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Factors to consider when deciding on studies

THE world looks very different today compared to when the Matric class of 2020 entered their final year of school six months ago.

COVID-19 and the resultant lockdown have caused much upheaval for this year’s matrics, not least in terms of the way their educational journey has changed. But while much of their experience is different for this year’s Grade 12s, one thing has not changed – the need for them to decide what they will study and where when they progress to higher education next year.

“Your journey might seem tough right now, and the future uncertain. But although things are different, you must continue to work towards realising your dreams, and this includes weighing your options carefully before deciding on the best course of action for you, for continuing your education in 2021,” says Nola Payne, head of faculty: Information and Communications Technology at The Independent Institute of Education.

Payne said the process and considerations involved in making higher education decisions have changed as a result of the way the world has changed, and matriculants and their parents need to take that into consideration.

“For example, in previous years, we would advise students to attend open days at various institutions, visit campuses to speak to student advisors and faculty staff, and connect with current and former students. It goes without saying that this physical legwork is no longer an option in the form that it used to be in the past.”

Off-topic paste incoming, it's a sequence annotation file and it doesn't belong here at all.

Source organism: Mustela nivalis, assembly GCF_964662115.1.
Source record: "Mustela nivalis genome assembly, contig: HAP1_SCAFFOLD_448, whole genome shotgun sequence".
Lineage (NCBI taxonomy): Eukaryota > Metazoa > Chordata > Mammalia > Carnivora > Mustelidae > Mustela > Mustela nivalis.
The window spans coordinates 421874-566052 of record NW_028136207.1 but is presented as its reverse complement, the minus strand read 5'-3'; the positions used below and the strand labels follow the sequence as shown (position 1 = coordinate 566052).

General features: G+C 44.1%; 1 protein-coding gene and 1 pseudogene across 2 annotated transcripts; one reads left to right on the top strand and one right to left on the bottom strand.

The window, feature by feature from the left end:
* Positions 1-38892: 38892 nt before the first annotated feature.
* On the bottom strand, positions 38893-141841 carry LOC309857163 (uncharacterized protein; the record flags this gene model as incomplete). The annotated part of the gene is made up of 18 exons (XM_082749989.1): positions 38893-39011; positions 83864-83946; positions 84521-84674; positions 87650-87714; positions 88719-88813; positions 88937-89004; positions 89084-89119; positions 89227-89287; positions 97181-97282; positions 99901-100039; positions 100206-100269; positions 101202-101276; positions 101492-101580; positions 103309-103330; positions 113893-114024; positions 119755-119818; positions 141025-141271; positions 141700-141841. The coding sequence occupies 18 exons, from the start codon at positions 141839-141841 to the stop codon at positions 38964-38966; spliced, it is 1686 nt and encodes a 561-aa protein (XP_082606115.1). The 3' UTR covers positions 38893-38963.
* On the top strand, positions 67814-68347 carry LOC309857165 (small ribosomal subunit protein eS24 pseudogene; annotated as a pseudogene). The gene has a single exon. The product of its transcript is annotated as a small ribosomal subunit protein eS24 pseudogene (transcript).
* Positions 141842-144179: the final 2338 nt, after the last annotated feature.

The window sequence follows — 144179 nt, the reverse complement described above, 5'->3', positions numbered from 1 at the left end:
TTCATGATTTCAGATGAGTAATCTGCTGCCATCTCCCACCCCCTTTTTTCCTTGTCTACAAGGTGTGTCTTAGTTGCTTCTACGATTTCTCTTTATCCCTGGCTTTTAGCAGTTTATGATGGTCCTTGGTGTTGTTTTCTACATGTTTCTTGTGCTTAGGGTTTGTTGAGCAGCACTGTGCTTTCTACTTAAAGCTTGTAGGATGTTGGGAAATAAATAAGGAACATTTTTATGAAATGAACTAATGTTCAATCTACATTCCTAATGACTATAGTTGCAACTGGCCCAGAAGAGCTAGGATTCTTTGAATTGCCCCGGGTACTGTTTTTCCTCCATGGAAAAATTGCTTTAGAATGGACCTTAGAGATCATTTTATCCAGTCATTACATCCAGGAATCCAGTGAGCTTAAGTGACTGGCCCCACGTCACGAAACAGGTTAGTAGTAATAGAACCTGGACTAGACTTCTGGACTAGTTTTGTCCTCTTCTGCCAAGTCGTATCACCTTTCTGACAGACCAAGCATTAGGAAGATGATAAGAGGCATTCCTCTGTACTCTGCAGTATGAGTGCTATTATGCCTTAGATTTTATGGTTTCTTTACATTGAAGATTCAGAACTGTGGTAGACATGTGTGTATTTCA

The good news, however, is that quality institutions will now be hosting virtual open days, which allow prospective students to actually ‘visit’ more campuses, and give them quicker access to advisors by scheduling online appointments.

“Additionally, some institutions will allow on-campus visits, by appointment.

“In addition to getting a feel for institutions via online meet-ups, the considerations for determining the quality of offering and an institution’s ability to provide seamless, sustainable education have also irrevocably changed in recent months,” Payne said.

She said when considering higher education options now, prospective students have to assess the following three factors:

1. The ability of an institution to provide a superior online offering

As many students realised during lockdown learning, a good contact education does not necessarily translate to a good online education, said Payne.

“This means that historic ideas of what made a good, ‘prestigious’ institution have been turned on their head. You have to ensure that any institution for which you opt will be able to offer a superior education regardless of delivery method.

“So this year’s matrics are, for the first time, able to get a real insight into how institutions actually managed to do this over the past few months, regardless of whether they are a public university or private higher education institution.”

Payne said some of the questions to ask in an effort to determine an institution’s competence in terms or their online offering, include:

a. Whether the institution has an online learning platform;

b. How the institution uses the platform for teaching and learning;